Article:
Yesterday, the Globe and Mail published an AP story by Nicole Winfield (May 16, 2010, updated on May 17) entitled, “Thousands Flock to Vatican to Back Pope Over Abuse.”
According to the report, approximately 150,000 people showed up in St. Peter’s Square on Sunday, May 16, in a spontaneous show of support for Pope Benedict XVI. Banners had been hung in the colonnade, including a banner that said, “Don’t be afraid, Jesus won out over evil.”
The article quotes the Pope as saying, “The true enemy to fear and to fight against is sin, the spiritual evil that unfortunately sometimes infects even members of the church.”
The mayor of Rome, Gianni Alemanno, was among the faithful in the Square. Alemanno told AP journalists that “we want to show our solidarity to the the pope and transmit the message that single individuals make mistakes but institutions, faith and religion cannot be questioned.”
Meanwhile, on the home front here in Canada, the Roman Catholic Primate of Canada, Cardinal Marc Ouellet, is in hot water because he was “simply stating church doctrine” when he told a reporter that it’s always morally wrong for a woman to have an abortion, even in cases where the woman has been raped (Nelson Wyatt, “Statement From Catholic Cardinal About Abortion and Rape Causes Uproar,” The Globe and Mail, May 18, 2010).
Notice here that church doctrines — the formal belief statements touted by the church as “truth” — are being placed on a pedestal. The doctrines themselves are sacred. Sacrosanct. Holy. They act as a divine shield against that horrible cosmic power called “sin” or “the Devil.” Unfortunately, individual people sometimes get attacked by evil despite the protective power of these doctrines. Therefore, the faithful must redouble their efforts to obey the moral laws contained within the doctrines. It’s all right to challenge the actions of individual abusers, but it’s not all right to challenge the doctrines that contribute to the creation of these abusers. Even when the doctrines violate all common sense and all common humanity, the doctrines are right and you are wrong.
These Christian leaders show us that they are cowards. They lack the courage to trust in God, they lack the courage to take responsibility for the historical errors of church doctrine, and they lack the courage to make meaningful changes.
I see no evidence in their teachings or in their behaviour that they actually believe in a loving God. However, I see plenty of evidence that they believe in a God who loves some children more than “he” loves others (i.e. election), who is too stupid and too weak to prevent cosmic sin from entering Creation, who thinks it’s okay to hold a major grudge-fest for all eternity against one man and one woman who made a mistake (i.e. Adam and Eve), who is required to follow all the laws and doctrines that male church leaders have dictated to God over the centuries, who is going to have a really big yard sale one day in the future to clear out all the unwanted garbage ( that garbage might be you, according to the church’s teachings about Judgment Day!), and who is so touchy and narcissistic and sensitive to an attack on “his” sense of honour that he couldn’t stand the thought of fixing the sinful world alone, and had to send in a pinch-hitter (Jesus) to save “Team Humanity” from that wily guy who’s pitching for the other side.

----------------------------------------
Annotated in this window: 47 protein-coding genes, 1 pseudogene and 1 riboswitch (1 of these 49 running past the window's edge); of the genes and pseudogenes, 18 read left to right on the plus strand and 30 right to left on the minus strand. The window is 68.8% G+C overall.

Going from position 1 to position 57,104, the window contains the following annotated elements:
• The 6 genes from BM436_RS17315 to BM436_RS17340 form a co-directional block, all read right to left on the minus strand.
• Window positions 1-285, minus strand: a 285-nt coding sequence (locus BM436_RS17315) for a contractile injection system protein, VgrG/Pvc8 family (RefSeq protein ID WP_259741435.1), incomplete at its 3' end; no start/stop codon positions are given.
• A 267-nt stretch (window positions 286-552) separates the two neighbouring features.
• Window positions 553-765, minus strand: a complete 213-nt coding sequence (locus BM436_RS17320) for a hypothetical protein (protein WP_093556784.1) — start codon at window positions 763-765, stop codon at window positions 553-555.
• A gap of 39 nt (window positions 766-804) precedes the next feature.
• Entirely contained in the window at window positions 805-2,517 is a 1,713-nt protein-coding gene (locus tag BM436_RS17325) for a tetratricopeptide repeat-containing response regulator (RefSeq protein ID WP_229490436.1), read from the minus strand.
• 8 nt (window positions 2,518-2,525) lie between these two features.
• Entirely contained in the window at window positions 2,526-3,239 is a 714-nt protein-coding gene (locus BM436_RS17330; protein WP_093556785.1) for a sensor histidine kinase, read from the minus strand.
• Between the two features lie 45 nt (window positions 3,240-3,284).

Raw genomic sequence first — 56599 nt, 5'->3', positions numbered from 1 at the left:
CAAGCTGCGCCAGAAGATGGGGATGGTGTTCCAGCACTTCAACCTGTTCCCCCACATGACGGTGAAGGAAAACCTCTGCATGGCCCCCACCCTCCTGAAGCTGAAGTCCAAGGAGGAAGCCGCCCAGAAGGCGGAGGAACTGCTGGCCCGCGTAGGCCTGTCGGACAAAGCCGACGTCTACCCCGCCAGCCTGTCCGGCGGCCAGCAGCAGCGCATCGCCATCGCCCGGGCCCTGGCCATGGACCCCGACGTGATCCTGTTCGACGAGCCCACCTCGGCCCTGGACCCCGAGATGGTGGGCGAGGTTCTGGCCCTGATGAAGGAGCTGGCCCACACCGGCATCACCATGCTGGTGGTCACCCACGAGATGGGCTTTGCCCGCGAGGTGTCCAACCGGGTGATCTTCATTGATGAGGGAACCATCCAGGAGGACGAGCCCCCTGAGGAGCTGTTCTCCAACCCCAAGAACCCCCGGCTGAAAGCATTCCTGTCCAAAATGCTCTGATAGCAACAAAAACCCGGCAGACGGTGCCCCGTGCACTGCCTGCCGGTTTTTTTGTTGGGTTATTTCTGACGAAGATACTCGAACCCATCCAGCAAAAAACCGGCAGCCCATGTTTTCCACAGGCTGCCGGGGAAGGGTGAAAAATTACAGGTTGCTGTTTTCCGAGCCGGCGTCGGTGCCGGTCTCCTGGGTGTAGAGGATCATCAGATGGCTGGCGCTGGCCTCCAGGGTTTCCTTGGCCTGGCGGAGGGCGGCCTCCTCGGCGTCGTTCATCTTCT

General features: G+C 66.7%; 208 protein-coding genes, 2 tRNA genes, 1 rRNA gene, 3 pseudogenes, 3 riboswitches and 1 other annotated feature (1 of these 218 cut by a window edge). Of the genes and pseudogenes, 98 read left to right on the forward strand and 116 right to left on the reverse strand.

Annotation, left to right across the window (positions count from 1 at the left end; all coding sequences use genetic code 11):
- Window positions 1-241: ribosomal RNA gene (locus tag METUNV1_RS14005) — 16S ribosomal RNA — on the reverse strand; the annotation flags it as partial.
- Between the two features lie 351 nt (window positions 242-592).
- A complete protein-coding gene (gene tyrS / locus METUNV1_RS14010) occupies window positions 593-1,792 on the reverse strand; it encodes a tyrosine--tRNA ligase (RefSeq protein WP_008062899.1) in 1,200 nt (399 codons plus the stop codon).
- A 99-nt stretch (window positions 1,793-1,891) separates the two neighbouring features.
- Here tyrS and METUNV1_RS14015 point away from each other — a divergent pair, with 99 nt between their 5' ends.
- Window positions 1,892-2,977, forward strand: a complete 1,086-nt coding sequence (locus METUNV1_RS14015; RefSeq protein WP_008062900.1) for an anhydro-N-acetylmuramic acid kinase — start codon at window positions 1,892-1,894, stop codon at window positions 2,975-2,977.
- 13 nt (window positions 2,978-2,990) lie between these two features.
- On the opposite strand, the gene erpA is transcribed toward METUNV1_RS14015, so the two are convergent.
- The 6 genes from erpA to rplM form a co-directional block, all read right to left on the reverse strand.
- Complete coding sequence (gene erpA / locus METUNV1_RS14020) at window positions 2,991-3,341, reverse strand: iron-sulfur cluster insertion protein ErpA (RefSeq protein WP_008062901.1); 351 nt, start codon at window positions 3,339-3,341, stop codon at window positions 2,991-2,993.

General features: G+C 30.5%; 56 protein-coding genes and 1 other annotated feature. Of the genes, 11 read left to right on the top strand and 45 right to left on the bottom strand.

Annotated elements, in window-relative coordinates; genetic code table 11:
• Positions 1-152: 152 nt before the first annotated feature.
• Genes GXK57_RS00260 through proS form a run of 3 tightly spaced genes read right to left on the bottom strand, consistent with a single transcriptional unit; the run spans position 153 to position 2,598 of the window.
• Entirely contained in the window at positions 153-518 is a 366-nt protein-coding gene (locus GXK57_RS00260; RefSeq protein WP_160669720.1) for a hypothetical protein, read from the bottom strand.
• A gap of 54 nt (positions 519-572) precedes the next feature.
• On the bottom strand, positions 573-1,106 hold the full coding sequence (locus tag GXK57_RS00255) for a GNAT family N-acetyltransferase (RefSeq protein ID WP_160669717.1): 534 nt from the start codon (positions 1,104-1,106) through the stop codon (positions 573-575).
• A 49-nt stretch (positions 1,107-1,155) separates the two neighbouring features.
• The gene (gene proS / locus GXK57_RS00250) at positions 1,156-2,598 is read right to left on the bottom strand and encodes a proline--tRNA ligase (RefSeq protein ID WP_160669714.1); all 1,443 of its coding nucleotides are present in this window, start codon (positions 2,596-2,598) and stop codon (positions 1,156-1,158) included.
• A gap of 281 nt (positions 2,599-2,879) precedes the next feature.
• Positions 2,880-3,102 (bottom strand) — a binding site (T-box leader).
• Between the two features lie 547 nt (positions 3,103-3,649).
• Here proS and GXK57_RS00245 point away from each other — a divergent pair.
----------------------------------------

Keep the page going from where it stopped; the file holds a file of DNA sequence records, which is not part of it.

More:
Does this sound like the kind of God you want to get close to? Because this is the God that fills the pages of orthodox Western Christian theology. This is the portrait of God that “cannot be questioned.” This is the portrait of God that cowards like to hide behind.
Not every church leader is a coward, and not every Christian is a coward. These days, individuals from all religious traditions are challenging the teachings of their conservative leaders, and are asking daring questions about God. Some of these people are so distressed by the narcissistic intransigence of their own conservative religious leaders that they’re leaving the church and seeking spiritual solace in other ways.
Please ask all the questions you can. Only through our honest questions and honest answers can the church of the third millennium heal the sense of “brokenness” that many writers have described.
Please help find a way to invite God the Mother and God the Father into our hearts and our lives. Our beloved Mother and Father are nothing like the fickle, judgmental, authoritarian dude described above. Jesus knew this. I’ve had the privilege to come to know this. I invite you to know this, too. God loves all their children.